The tucuxi is locally known as bufeo gris or bufeo negro. Tucuxi, pronounced “too-koo-shee” is one of the two species of river dolphin that live in the Amazon River and its tributaries, the other one is the pink dolphin. The tucuxi looks like a bottlenose dolphin with dark gray to light gray coloration but much smaller in size. On average a tucuxi grows between three to five feet long and their weight range is between 95 to 120 pounds. Their diet consists mainly of fish.
Giant Amazon River turtle (Podocnemis expansa)
The giant Amazon River turtle is also known as Charapa turtle, Arrau turtle, Tartaruga-da-amazônia, or Araú. An adult turtle can grow to more than 3.3 feet (1 meter) in length and they often weight up to 200 pounds, female turtles have a larger shell and are heavier than male turtles. This species of turtles do not leave the water, only females do to lay their eggs on the sandy beaches and immediately return to the water. Once the eggs hatch the hatchlings get the attention of predators, mostly birds, it is believed that only five percent make it to the river. Because of their low survival rate this species has been included in the IUCN Red List of Threatened Species as a conservation dependent species.
The arapaima is locally known as pirarucu or paiche and it is the largest freshwater scaled fish known to humans. It lives exclusively in the Amazon River and its tributaries and can reach a length of over nine feet long (almost 3 meters long) and weight over 440 lbs (200 kg). This species is a favorite among fishermen and have become a victim of overfishing. Because they come to the surface every five to fifteen minutes to breathe in air, they are easy to catch. Fishermen usually use harpoons and nets. Its meat is part of the culinary culture of the Amazon and is sought after for its taste. The arapaima is considered to be a living fossil that has not evolved for more than 20 million years and had no predators other than men.
According the BBC, errors in its classification has pushed the species closer to extinction. The latest taxonomic review was done over 160 years ago. Today they know that there are at least four species of arapaima. While some populations are increasing others are being overfished and driven to extinction.
Electric eel (Electrophorus electricus)
The electric eel is an electric fish capable of generating electric shocks of up to 600 volts, five times the voltage generated by a U.S. household wall socket. This species live in the muddy waters of the Amazon River and its tributaries and it has a limited vision, therefore heavily relying on its electric field for hunting and self defense. Their bodies contain electrocytes, cells capable of storing power, and when threatened they will discharge electricity making them a feared predator.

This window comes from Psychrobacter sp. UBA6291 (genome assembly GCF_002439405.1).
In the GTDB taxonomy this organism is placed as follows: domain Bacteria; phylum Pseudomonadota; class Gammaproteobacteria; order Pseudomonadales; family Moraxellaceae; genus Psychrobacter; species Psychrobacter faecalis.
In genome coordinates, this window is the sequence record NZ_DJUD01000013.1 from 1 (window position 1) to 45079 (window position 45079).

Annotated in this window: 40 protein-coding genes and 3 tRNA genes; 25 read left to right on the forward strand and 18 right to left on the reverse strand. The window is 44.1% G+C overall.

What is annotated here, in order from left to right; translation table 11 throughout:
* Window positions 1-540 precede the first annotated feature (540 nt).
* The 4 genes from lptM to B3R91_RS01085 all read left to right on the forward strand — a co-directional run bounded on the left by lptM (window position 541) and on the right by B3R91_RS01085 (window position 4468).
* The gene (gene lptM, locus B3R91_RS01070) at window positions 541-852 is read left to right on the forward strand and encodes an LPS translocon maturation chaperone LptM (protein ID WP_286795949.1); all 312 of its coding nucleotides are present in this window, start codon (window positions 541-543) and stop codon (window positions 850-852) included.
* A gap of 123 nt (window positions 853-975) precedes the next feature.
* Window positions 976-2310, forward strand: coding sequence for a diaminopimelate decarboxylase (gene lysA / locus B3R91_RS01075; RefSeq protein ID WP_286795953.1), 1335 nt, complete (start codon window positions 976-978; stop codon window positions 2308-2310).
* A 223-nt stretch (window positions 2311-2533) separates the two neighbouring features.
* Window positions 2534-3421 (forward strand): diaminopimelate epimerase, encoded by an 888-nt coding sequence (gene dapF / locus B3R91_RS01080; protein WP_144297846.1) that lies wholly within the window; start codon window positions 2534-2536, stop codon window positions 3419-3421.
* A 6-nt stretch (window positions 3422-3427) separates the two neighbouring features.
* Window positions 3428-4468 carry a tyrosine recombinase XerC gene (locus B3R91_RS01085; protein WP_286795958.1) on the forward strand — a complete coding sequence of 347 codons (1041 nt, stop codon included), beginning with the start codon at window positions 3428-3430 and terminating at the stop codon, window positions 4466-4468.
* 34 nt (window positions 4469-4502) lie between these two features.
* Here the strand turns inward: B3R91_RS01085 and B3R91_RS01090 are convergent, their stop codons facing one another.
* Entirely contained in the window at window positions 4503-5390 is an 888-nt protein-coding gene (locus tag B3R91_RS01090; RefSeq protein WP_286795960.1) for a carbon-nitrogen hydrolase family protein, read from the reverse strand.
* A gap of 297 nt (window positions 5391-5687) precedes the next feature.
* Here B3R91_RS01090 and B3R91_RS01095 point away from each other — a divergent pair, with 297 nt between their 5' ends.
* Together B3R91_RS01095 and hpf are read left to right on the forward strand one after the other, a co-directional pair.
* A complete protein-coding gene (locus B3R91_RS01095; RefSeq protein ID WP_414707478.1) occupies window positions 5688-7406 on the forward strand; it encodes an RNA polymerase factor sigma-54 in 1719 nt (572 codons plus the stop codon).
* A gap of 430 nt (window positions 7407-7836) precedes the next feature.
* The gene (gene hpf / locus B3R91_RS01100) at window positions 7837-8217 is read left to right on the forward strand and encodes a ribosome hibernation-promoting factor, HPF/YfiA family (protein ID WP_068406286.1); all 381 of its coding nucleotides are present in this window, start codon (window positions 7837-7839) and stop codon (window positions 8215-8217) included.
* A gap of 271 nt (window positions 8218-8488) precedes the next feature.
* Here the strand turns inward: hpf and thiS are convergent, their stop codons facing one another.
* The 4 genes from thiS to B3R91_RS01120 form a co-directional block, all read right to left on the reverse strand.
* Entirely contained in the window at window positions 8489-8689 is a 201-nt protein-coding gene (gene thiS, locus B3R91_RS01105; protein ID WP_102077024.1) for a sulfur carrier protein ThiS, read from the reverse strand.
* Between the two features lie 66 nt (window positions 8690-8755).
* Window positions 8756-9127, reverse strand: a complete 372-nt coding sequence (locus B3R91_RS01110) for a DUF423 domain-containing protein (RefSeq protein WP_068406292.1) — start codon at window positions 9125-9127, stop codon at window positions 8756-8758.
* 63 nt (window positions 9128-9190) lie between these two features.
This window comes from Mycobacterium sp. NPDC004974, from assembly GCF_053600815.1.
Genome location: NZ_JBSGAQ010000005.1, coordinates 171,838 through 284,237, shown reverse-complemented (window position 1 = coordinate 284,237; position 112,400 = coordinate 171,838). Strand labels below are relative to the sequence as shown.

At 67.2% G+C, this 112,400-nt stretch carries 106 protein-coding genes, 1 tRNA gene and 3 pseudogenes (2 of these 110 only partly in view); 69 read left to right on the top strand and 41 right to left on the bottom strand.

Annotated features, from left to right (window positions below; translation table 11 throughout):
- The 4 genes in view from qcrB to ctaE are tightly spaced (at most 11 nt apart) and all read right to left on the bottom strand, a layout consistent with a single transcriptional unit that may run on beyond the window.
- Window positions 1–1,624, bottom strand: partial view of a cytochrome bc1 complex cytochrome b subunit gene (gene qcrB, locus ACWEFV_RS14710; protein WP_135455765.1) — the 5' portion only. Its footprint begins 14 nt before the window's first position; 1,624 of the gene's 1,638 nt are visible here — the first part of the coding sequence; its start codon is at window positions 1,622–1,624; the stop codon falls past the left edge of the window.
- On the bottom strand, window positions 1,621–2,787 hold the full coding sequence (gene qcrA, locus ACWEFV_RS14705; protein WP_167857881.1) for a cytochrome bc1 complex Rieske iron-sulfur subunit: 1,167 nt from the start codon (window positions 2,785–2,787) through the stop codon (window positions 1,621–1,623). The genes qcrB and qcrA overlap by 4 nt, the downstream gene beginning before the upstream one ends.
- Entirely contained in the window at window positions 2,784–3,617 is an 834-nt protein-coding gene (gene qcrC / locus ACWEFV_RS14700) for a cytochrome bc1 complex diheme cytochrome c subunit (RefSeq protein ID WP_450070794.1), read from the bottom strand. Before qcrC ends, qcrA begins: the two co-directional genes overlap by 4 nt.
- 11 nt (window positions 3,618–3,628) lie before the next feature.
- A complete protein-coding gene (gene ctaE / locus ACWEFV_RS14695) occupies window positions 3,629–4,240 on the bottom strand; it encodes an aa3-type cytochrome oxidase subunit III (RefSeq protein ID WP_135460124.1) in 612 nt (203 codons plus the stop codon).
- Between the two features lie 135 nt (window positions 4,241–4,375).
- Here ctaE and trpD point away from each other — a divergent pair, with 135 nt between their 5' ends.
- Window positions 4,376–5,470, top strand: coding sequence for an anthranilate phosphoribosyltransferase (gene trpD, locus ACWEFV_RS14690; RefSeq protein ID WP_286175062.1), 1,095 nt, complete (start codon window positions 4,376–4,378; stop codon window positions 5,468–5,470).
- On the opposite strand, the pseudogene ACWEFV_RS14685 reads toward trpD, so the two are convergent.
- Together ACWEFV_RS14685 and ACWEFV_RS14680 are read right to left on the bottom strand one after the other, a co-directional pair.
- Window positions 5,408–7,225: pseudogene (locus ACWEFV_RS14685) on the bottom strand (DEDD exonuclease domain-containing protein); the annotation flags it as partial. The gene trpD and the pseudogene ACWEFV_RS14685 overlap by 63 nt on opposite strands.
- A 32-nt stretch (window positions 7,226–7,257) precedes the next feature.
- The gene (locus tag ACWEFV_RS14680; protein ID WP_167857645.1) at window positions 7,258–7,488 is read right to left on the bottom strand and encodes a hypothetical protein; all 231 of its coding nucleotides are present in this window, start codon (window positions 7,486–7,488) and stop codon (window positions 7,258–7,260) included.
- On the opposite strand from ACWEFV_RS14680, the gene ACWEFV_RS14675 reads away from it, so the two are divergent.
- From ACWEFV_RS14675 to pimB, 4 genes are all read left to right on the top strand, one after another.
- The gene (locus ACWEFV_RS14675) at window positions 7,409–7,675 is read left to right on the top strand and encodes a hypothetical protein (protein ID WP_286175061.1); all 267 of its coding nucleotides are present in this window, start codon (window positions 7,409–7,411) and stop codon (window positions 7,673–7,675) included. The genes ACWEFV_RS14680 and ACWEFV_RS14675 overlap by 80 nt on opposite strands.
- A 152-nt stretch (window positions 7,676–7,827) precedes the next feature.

The electric eel, despite its appearance, is not truly an eel (Anguilliformes) but a neotropical knifefish. It has a long, cylindrical, serpentine shaped body that grows to an average of 6 to 8 feet (1.8 to 2.5meters) long and weights 44 lbs (20 kilos). The electric eel can live up to 15 years and their diet consists mainly on fish, and in a smaller scale amphibians and birds.
The dwarf caiman (Paleosuchus palepebrosus)
Dwarf caimans are small crocodile reptiles and are distinguishable by the shape of their head. Their skulls are small and short and their upper jaws overlap the lower. The average length of a dwarf caiman is 5 feet (1.5 meters) long. Its body is covered in hard scales protecting them from predators. Their diet consists of fish and crustaceans. This species is not considered endangered.
Anaconda (Eunectes murinus)
The green anaconda lives in the shallow waters of the Amazon. It is one of the largest species of snakes and the heaviest known to men. The anaconda can grow up to 30 feet (9 meters) long. Its color, green and brown, serves as camouflage in order to catch its prey. Anacondas are non-venomous constrictor snakes; they wrap around its victim and squeeze them to death. They eat small mammals, fish and rodents.
More than three quarters of the Peruvian territory lies east of the Andes. The jungle or Selva has two parts, the high and the low Selva.
Mining and oil extraction are very controversial economic activities as they bring wealth and economic development but pollute the environment.
In terms of volume, the Amazon is the largest river in the world, it contains one fifth of the earth’s fresh water.
Between 1890 and 1920 the economy of the region suffer a boom due to the demand for its rubber.
Economic development is taking its toll among native Indians, many of them have fled deep inside the jungle, some have died of starvation and others have adapted to modern live.
Tags: Amazon basin, Amazon jungle, amazon rainforest, Amazon River, amazon river animals, amazonia, animals of Peru, animals of the amazon river, biodiversity, ecosystem, endangered animals, fauna, flora, indigenous people, Peru, pirahna